• Tell me how you would check the brake lights are working on this car?
  • Tell me how you would check the power-assisted steering is working before starting a journey?
  • Tell me how you would switch on the rear fog lights and explain when you would use them.? You do not need to exit the vehicle.
  • Tell me how you would switch your head lights from dipped to main beam and explain how you would know the main beam is on?
  • Open the bonnet and tell me how you would check the engine has sufficient coolant.
  • Open the bonnet and tell me how you would check you have have a safe level of hydraulic brake fluid.
  • Open the bonnet and tell me how you would check the engine has sufficient oil.

Note: Some electric vehicles do not have coolant and no electric vehicles have oil. Your examiner shouldn’t ask these questions but if they do you can either inform them the car is electric and doesn’t take that fluid and ask for another question or you can open the bonnet and tell them what you would do if the car had the necessary fluids.

Ensure you are well aware of how to use the controls on the vehicle you take to test. I took my part 2 test twice; failing the first one with a single driving fault and a single serious fault. The driving fault was for drifting while trying to figure out how to wash and clean the rear window while on the move in a hired car.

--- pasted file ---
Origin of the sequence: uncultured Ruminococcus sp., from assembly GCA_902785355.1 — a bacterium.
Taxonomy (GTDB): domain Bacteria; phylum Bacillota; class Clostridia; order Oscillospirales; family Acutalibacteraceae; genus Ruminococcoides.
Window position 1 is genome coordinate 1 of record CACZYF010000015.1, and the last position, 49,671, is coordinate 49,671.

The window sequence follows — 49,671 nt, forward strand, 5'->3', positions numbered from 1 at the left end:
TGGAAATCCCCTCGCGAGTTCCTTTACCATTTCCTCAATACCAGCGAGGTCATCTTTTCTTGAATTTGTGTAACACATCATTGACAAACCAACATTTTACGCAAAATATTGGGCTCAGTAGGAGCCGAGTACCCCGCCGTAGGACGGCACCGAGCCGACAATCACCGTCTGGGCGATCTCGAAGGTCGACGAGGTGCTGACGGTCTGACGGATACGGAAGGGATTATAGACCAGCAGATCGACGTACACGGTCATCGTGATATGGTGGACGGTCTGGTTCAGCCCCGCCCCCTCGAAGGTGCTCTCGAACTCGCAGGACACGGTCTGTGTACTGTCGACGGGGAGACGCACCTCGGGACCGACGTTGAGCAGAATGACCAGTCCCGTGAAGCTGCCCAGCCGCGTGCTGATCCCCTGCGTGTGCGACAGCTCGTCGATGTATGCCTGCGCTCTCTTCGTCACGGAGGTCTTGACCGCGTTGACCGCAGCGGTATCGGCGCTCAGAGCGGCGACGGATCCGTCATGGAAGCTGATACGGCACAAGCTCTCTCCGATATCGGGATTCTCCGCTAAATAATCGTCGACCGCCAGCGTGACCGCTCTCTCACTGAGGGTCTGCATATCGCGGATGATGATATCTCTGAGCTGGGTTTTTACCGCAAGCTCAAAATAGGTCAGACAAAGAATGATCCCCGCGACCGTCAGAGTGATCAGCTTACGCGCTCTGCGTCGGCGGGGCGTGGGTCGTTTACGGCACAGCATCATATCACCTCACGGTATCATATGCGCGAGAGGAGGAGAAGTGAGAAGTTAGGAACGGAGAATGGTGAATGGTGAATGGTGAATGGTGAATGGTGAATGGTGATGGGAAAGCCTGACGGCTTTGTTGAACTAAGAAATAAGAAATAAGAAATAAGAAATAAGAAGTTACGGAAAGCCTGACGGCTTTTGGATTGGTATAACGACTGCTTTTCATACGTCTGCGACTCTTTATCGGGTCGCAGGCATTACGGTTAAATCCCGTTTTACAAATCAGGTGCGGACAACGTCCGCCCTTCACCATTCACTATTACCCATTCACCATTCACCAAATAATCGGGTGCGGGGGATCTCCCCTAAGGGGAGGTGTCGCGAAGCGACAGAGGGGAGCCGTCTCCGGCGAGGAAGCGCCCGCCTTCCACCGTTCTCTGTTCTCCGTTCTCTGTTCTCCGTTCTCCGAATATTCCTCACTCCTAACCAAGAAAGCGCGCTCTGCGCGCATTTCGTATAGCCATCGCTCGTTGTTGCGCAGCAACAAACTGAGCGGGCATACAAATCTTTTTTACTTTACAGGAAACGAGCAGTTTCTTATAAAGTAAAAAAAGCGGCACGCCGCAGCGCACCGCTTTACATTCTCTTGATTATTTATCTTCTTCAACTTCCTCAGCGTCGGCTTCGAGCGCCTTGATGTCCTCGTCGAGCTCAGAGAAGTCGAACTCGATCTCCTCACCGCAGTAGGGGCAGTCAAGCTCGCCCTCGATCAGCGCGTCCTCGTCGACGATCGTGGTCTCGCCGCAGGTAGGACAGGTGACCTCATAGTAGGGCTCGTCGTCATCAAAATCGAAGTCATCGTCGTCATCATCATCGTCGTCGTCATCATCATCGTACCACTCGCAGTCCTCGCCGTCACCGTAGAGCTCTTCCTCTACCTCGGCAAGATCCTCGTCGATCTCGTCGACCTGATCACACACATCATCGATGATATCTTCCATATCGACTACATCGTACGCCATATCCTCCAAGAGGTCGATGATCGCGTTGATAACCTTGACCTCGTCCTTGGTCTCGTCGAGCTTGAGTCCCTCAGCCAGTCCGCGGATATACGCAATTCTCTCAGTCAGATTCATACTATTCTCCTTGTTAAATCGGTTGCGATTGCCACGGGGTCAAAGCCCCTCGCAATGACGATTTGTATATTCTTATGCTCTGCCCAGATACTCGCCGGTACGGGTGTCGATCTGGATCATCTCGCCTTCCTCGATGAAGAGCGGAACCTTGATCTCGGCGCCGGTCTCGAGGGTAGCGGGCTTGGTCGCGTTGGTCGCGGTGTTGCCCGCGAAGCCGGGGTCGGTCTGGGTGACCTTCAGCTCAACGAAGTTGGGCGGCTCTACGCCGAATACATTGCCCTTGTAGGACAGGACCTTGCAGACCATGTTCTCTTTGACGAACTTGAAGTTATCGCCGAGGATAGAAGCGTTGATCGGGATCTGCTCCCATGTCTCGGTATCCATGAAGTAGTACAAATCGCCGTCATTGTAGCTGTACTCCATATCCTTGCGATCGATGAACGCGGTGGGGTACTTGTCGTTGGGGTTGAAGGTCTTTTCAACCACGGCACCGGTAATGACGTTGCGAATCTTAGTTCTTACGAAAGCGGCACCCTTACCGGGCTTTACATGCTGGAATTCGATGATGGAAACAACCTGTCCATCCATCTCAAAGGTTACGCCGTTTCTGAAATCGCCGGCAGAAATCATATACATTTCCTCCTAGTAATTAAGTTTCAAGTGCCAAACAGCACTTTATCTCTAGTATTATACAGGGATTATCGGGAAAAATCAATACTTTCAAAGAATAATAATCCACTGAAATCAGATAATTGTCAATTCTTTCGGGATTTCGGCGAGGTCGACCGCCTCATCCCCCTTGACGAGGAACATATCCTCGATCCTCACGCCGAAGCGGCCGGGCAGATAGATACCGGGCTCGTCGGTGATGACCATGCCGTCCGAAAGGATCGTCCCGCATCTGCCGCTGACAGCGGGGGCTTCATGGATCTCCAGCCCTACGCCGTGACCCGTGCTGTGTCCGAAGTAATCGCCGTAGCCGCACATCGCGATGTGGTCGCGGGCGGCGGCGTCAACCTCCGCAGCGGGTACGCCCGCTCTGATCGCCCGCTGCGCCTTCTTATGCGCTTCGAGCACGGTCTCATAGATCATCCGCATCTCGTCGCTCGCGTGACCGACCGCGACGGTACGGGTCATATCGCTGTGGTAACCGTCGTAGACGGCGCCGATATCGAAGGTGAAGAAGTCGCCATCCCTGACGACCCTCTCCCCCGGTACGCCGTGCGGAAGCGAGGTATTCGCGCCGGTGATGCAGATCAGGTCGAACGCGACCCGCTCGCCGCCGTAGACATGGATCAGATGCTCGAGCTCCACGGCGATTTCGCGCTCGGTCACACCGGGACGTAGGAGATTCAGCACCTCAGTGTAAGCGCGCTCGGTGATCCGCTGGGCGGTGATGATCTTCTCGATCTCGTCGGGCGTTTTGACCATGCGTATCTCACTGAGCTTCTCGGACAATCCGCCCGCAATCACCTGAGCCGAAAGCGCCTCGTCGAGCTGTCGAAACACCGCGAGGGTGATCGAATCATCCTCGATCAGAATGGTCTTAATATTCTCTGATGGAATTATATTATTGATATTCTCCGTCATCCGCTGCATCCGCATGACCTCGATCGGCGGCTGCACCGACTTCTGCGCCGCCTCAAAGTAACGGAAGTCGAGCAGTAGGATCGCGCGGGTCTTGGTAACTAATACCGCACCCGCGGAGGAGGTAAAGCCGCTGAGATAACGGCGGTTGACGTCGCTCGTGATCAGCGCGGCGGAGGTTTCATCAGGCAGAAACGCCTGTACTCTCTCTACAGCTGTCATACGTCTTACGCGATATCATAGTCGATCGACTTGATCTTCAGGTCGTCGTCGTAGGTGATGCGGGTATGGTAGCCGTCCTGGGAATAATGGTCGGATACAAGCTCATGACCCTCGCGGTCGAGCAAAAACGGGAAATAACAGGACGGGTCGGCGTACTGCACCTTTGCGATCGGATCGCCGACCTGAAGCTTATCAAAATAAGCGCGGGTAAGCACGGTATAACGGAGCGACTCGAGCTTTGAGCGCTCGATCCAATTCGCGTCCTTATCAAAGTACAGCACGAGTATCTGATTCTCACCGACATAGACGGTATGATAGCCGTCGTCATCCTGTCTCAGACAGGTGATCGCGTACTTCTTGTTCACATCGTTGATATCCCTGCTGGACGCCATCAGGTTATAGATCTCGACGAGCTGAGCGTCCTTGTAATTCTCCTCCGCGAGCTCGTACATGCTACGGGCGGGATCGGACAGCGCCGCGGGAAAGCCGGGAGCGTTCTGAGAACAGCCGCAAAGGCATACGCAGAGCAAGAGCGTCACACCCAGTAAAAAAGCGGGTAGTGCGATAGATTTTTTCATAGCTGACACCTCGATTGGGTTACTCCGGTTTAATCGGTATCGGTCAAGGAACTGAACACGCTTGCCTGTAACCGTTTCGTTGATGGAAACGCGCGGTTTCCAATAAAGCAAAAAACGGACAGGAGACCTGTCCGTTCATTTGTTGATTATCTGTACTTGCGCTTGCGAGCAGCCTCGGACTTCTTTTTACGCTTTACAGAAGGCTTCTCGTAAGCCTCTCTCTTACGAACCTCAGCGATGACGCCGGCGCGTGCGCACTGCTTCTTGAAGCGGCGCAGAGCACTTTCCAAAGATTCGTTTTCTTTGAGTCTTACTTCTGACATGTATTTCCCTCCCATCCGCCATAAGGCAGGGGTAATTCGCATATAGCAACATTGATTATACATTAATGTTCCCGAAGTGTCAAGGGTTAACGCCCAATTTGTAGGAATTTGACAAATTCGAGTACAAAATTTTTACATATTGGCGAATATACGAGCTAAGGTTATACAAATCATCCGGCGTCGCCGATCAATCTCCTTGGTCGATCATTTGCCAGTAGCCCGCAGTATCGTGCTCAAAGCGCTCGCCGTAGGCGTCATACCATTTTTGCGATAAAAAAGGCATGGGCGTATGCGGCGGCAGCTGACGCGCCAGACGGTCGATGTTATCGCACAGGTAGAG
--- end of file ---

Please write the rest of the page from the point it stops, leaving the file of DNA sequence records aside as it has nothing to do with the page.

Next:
The Independent Drive.

The driving test includes a section on independent driving. This will last for around 20 minutes of the test and will require the candidate to navigate without the examiner’s assistance. The examiner will tell you if they expect you to follow a satellite navigation system or road signs.

The General.

The general drive is judged the same as the independent drive. However for the majority of the test the examiner will give you directions. The drive will also include several pull ups at the side of the road. The examiner will expect you to demonstrate:

  • Expert and confident use of the vehicles controls including appropriate use of cruise control
  • Use of the correct road procedure.
  • Anticipation of the actions of other road users and responding appropriately to them.
  • Excellent judgement of speed, distance and timing.
  • Consideration for the safety of other road users.
  • That you can drive in an environmentally responsible manner.

The reversing manoeuvres.

There are four different manoeuvres that the examiner can choose from and he/she will ask you to demonstrate two of the four during the test. These are: